top of page




  • Black Instagram Icon

Brodick (Isle of Arran) to Lockerbie . 165km … 332km from the start and 437km in total.

A ferry, a world famous golf course and a town remembered for the wrong reasons.

Throw in quiet bicycle paths, beautiful weather, a stunning coffee, lovely newly laid roads, and scenery out of this world and that was the day that was. Oh and a tailwind all day.

The view from the breakfast table wasn’t shabby.

Our hostess in Brodick is from Northern Ireland. Combine that accent with 23 years of living in Scotland and it would be fair to say I didn’t understand a lot of what she said. Suffice to say that when she mentioned the phrase “best you get your skates on if you want to make that ferry “ I luckily understood what she meant. The 8.34am ferry to Androssan had become the 8.20am and we were still wiping our plates at 7.50am .

We made the ferry, against the odds, and 50 mins later were dumped in Androssan.

Goodbye to the Isle of Arran. I WILL be back.

Our 5th and final ferry of the trip. Amongst the trucks and cars the bikes looked like small toys.

When you arrive in Androssan you are in Scotland “proppa“. Lots of older

men with tattoos of anchors on their arms and nicotine stained fingers. Plenty of houses decorated with pebble dash and no lack of workers clubs harking back to a bygone era. Iceland and Poundland stores and not a Waitrose to be seen.

The ride south to Ayr was along tree lined purpose built cycle paths. Which was a good thing because there was plenty of traffic.

Before getting to Ayr we passed through Troon. Home to the British Open Golf Championship every 7-8 years. Stopped for a coffee which was a good thing as it turned out to be the best flat white I have had since leaving London.

If you’re ever passing through. Stop and tell them Aussie Nick sent you.

Our route actually took us through the gates of Royal Troon and across the 6th fairway. Quite surreal really. Can’t imagine that happening anywhere else in the world.

At Ayr the route leaves the coast and heads south west inland towards Dumfries and Lockerbie.

The first 20km was along a horrific section of busy road. However at Coalhall we turned right and soon we were pedalling across undulating terrain on impossibly quiet roads. This was Caledonian Cheese country .

Leaving Ayr and inland we go.

Passed over stunning streams and rivers and we were constantly wowed by the scenery.

For much of the afternoon ride the scenery was this. Constantly.

Vibrant colours of the Scottish countryside.

Did I mention the beautifully paved roads which combined with a tailwind and a warming sun made for a stunning afternoon ride?

The author and a choice of directions to take.

By absolute pure chance we decided to turn right at the signpost above and lo behold one km later stumbled upon this gem of a hidden establishment. Drumlanrig Castle. In the middle of absolutely nowhere. If you didn’t know of its existence you’d never take the time to travel the small country single lane road to get to it. Amazes me how life’s choices (choosing to go right instead of left at the signpost above) lead you somewhere you’d never have believed otherwise. I‘ll let you Google it’s history.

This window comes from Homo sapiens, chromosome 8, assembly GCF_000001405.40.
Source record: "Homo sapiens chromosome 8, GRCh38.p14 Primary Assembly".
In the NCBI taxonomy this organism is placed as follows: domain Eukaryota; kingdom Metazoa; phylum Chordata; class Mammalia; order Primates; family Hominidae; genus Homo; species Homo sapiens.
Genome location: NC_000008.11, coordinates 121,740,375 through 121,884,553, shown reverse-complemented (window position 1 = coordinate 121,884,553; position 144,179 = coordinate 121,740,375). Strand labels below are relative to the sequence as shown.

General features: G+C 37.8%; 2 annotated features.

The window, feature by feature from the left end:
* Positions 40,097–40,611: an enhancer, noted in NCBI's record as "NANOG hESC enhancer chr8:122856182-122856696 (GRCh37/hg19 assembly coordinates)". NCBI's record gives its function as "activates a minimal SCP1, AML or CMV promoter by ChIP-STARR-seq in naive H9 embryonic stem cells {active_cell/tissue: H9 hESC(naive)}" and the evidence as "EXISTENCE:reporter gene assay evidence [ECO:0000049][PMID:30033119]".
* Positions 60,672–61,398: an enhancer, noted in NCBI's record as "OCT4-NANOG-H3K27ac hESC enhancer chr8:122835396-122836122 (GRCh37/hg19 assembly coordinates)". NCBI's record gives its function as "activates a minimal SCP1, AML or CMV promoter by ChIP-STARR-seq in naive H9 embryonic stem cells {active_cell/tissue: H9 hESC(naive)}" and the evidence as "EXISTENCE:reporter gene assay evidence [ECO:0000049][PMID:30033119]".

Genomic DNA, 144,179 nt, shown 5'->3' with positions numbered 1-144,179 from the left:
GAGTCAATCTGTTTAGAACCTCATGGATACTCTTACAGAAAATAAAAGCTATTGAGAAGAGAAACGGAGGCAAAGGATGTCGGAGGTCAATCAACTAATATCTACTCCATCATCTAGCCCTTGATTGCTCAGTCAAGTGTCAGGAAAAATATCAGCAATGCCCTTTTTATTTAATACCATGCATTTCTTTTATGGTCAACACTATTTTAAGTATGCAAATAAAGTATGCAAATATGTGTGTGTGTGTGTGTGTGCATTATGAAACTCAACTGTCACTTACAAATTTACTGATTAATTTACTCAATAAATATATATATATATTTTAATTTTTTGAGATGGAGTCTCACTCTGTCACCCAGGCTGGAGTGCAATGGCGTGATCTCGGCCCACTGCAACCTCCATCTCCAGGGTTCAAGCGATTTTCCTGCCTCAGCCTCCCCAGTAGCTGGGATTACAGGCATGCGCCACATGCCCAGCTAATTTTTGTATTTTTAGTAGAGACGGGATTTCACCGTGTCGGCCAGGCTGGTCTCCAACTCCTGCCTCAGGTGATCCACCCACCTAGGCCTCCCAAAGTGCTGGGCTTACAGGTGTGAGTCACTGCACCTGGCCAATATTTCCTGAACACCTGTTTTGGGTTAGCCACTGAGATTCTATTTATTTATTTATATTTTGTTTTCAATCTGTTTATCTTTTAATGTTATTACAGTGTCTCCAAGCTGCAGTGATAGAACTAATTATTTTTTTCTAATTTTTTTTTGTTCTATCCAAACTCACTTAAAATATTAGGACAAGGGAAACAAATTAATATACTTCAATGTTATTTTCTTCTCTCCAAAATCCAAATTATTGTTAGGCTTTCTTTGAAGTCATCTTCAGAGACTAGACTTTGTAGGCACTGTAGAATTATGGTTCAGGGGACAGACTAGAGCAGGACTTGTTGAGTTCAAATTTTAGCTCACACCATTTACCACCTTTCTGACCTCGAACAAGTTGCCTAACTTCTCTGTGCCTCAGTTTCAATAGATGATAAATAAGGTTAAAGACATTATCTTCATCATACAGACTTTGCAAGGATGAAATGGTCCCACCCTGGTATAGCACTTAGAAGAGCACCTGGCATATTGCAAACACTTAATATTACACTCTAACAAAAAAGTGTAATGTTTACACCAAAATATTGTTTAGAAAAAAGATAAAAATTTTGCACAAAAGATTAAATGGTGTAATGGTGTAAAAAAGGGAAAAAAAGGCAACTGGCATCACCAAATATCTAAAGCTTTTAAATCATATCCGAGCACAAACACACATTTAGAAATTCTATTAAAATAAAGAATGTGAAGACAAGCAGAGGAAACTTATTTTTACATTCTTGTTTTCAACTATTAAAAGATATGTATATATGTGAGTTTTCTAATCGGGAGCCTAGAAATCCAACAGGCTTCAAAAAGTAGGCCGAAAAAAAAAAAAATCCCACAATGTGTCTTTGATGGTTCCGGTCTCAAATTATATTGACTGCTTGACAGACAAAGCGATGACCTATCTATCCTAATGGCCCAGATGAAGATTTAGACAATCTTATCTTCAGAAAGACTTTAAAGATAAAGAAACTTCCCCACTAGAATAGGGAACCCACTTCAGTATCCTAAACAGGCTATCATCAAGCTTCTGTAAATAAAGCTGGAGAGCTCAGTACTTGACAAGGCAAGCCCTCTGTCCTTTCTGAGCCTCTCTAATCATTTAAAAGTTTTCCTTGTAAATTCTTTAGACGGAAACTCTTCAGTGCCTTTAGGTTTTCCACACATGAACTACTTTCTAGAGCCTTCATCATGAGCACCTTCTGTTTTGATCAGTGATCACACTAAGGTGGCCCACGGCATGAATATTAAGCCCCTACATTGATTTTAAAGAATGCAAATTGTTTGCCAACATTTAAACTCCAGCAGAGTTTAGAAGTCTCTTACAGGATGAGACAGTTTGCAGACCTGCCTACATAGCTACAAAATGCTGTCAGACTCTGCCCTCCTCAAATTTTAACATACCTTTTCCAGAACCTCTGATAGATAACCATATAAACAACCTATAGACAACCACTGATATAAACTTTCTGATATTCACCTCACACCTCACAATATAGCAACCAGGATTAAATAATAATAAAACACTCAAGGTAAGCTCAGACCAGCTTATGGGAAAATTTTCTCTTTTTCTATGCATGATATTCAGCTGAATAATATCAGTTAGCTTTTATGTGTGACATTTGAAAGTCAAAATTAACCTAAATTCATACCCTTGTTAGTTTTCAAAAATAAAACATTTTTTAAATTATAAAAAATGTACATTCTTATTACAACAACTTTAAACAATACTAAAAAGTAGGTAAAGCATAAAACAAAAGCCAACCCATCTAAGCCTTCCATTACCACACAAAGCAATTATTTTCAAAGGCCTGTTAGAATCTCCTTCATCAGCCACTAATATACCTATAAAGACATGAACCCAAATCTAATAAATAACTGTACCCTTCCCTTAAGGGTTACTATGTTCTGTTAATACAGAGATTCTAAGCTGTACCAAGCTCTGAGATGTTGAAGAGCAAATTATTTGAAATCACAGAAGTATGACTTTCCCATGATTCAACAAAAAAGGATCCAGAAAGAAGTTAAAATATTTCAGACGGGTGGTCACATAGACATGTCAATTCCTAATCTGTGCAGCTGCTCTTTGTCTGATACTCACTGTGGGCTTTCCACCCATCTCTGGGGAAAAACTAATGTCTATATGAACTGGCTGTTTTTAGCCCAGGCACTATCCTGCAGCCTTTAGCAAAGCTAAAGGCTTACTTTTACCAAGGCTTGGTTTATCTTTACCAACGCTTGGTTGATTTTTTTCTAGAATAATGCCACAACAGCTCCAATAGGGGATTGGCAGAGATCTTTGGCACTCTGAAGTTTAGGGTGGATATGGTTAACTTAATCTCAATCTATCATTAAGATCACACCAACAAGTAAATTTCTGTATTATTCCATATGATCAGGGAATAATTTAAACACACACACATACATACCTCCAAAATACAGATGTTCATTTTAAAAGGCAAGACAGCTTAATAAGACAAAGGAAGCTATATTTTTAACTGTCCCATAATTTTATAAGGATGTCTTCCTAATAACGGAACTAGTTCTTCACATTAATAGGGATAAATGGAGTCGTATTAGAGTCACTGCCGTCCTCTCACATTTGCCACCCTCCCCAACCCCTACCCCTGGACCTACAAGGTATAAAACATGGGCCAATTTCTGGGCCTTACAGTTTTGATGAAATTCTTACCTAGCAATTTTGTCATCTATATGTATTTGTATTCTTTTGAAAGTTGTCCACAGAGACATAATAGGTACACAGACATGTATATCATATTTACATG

What I can tell you is that within its estate is Great Britain’s largest Sycamore Tree. Over 300 years old too.

Just one of many lovely scenes I stopped to take a photo of. For no reason other than it made me smile.

Lunch was in New Cumnock. If you looked closely at my route you’d see we did about 6 laps of the high street looking for somewhere that served food. The only thing missing from the high street was tumbleweed. Best Cajun chicken wrap I’ve had in a very long time. The owner had great delight in telling me that her chilli and salt potato scone had recently hit the regional newspaper such was its popularity.

By days end we had clocked a long day in the saddle and were feeling sore. However all pain has to be put into perspective.

The Gardens of Remembrance. Lockerbie. The final resting place for 243 passengers and 16 crew of Pan Am flight 103. (December 21,1988)

Best Western Hotels redefining “twin share”. Could be interesting if we both turn to face each other in the night. :-(

Thoughts and stats of the day

”Arnold Clark“ has an absolute stranglehold on the car leasing business in Scotland

My guesstimate on the percentage of cars in Scotland leased through Mr Clark - 33%

My guesstimate on the average yearly income of a resident in New Cumnock - Whatever social security is in Scotland

Number of midges encountered - 0

Number of times I asked a local a question - 9

Number of times I asked a local and only understood half of what they said - 9

Room temperature of the Best Western “Sure Rest” hotel in Lockerbie - 400 degrees.

Number of air conditioners in above mentioned hotel rooms - 0

Number of times I thought “Wow, that’s a pretty special view“ - 47


bottom of page